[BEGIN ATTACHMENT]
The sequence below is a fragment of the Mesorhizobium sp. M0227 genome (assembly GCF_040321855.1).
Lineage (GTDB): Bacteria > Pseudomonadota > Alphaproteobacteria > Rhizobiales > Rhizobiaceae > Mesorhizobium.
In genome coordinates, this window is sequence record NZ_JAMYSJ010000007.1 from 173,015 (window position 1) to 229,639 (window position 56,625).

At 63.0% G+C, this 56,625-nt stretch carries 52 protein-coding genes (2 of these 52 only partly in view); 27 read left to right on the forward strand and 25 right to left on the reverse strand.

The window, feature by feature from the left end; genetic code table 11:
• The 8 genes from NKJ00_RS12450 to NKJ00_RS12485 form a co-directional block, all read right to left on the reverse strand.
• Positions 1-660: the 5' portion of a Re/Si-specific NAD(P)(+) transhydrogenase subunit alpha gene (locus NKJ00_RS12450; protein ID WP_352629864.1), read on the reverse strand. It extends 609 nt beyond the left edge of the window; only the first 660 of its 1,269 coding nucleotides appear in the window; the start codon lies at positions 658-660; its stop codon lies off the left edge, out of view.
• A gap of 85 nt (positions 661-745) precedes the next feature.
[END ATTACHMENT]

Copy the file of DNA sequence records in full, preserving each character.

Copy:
The sequence below is a fragment of the Mesorhizobium sp. M0227 genome (assembly GCF_040321855.1).
Lineage (GTDB): Bacteria > Pseudomonadota > Alphaproteobacteria > Rhizobiales > Rhizobiaceae > Mesorhizobium.
In genome coordinates, this window is sequence record NZ_JAMYSJ010000007.1 from 173,015 (window position 1) to 229,639 (window position 56,625).

At 63.0% G+C, this 56,625-nt stretch carries 52 protein-coding genes (2 of these 52 only partly in view); 27 read left to right on the forward strand and 25 right to left on the reverse strand.

The window, feature by feature from the left end; genetic code table 11:
• The 8 genes from NKJ00_RS12450 to NKJ00_RS12485 form a co-directional block, all read right to left on the reverse strand.
• Positions 1-660: the 5' portion of a Re/Si-specific NAD(P)(+) transhydrogenase subunit alpha gene (locus NKJ00_RS12450; protein ID WP_352629864.1), read on the reverse strand. It extends 609 nt beyond the left edge of the window; only the first 660 of its 1,269 coding nucleotides appear in the window; the start codon lies at positions 658-660; its stop codon lies off the left edge, out of view.
• A gap of 85 nt (positions 661-745) precedes the next feature.